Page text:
The 2016 Olympic Games officially begin in Rio this evening — and we're ready to cheer on the seven Huddersfield athletes that are part of Team GB.
From show-jumping to cycling, badminton to diving and the triathlon, Huddersfield's sporting talent is ready to go for gold in Rio.
Keep an eye out for these seven competitors — we wish them the best of luck in their events!
John Whitaker was born in 1955 in Huddersfield and began his Olympic adventure at the Alternative Olympics in Rotterdam in 1980.
The US-led boycott of the Moscow Olympics meant Whitaker would only start his Olympic career in 1984, when he helped his show jumping team to silver in Los Angeles.
The 60-year-old has claimed 24 Olympic, World and European Championship medals over his illustrious career and he has been selected to represent Great Britain in his sixth Olympics - making him Great Britain's joint second most appearing Olympian in the Games' history, after team-mate Nick Skelton.
John will be riding inexperienced yet talented mare Ornellaia in Rio, having ruled his top horse Argento out of competing in South America earlier in the year.
Should Whitaker win the ultimate prize in Rio, he would become the third oldest gold medal winner in Olympic history behind Oscar Swahn, who won gold for shooting at the 1912 Games, and Galen Carter Spencer, who finished first in archery. Both men were 64.
The Huddersfield-born show-jumper would have to compete in the 2028 Olympics if he is to beat Swahn's record as being the oldest man to ever compete an Olympics - the Swede was 72 years, 281 days old when he took part in the 1920 Olympics.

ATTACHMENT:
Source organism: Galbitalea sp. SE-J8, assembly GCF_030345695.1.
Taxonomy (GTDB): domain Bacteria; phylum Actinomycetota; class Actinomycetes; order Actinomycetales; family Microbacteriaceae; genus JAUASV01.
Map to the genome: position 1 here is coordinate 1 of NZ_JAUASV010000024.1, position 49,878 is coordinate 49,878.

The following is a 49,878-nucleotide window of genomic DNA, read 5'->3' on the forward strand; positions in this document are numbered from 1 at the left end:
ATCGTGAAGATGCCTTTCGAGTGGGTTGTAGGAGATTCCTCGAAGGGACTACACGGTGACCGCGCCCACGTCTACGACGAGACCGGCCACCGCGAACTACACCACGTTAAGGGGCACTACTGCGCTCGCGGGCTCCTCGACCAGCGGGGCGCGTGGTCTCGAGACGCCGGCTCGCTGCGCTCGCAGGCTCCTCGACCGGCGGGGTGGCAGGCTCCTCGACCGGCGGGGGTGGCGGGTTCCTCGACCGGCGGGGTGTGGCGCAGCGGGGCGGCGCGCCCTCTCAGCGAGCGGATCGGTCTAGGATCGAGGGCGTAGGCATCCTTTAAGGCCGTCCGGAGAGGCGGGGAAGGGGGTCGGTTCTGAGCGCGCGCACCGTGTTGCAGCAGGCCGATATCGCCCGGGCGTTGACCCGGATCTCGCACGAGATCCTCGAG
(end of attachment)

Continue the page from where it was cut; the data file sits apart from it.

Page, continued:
The Scandinavian shooter also qualified for the 1924 Olympics, but withdrew before competing.
Michael was born in Huddersfield five years after his brother and began competing on ponies at the tender age of seven.
By 16, Michael had made his debut in international competitions and in 1980 he became the second youngest show jumper to win the Hickstead Derby - at just 20 years old.
His brother, John, was the top-ranked international show jumper in the early 1990s, but Michael took over the mantle in September 1993.
The 56-year-old will be riding Cassionato in his sixth Olympics in Rio, but his warm-up to the Games has not gone particularly smoothly.
Just two weeks before the Olympics kicked off, Michael's horse spooked at something and lost his footing, with the rider beingjarred between the horse and a railing.
Michael said: "Luckily the railing gave way, or I'd have been in a right mess.
"I've cracked one rib and there's bruising and it's pretty painful. But I'll definitely be back riding at Hickstead on Saturday. It's just not very good timing!"
Between them the Whitakers have won two Olympic silver medals, four World Championship bronze medlas, three World Championship silver medals, and 25 European Championship medals - eight of which were gold.
Track cyclist Ed Clancy will be searching for his third Olympic gold in Rio this month, having claimed the top prize in the team pursuit in London and in Beijing four years before.
With five European Elite Championship gold medals and five World Championship gold medals, Clancy is tipped to bag more medals in Brazil and has previously featured in a number of world record team pursuits.
In Rio he will be competing both against his team-mates as well as with them, as the team takes five riders with only four being able to represent Great Britain in the final - should they get there.
The other four riders included in the men's team pursuit squad are Sir Bradley Wiggins, Mark Cavendish, Owain Doull and Steven Burke.
Clancy is a Huddersfield Town fan and was announced as the first patron of the Huddersfield Town Foundation in November 2012.
Although a decorated athlete, Clancy's career was almost cut short last September - by a suitcase.
When picking up the empty case, the cyclist suffered a prolapsed disc in his back.
The two-time Olympic champion underwent surgery and 12 weeks of intense rehabilitation to bring him back to fitness, with his cycling career very much in doubt.
Thankfully, the surgery and rehab were a success and Huddersfield has another Olympian to cheer on in Rio.
A newcomer to the Olympic scene, Marcus Ellis' rise to the top of world badminton has been a rapid one.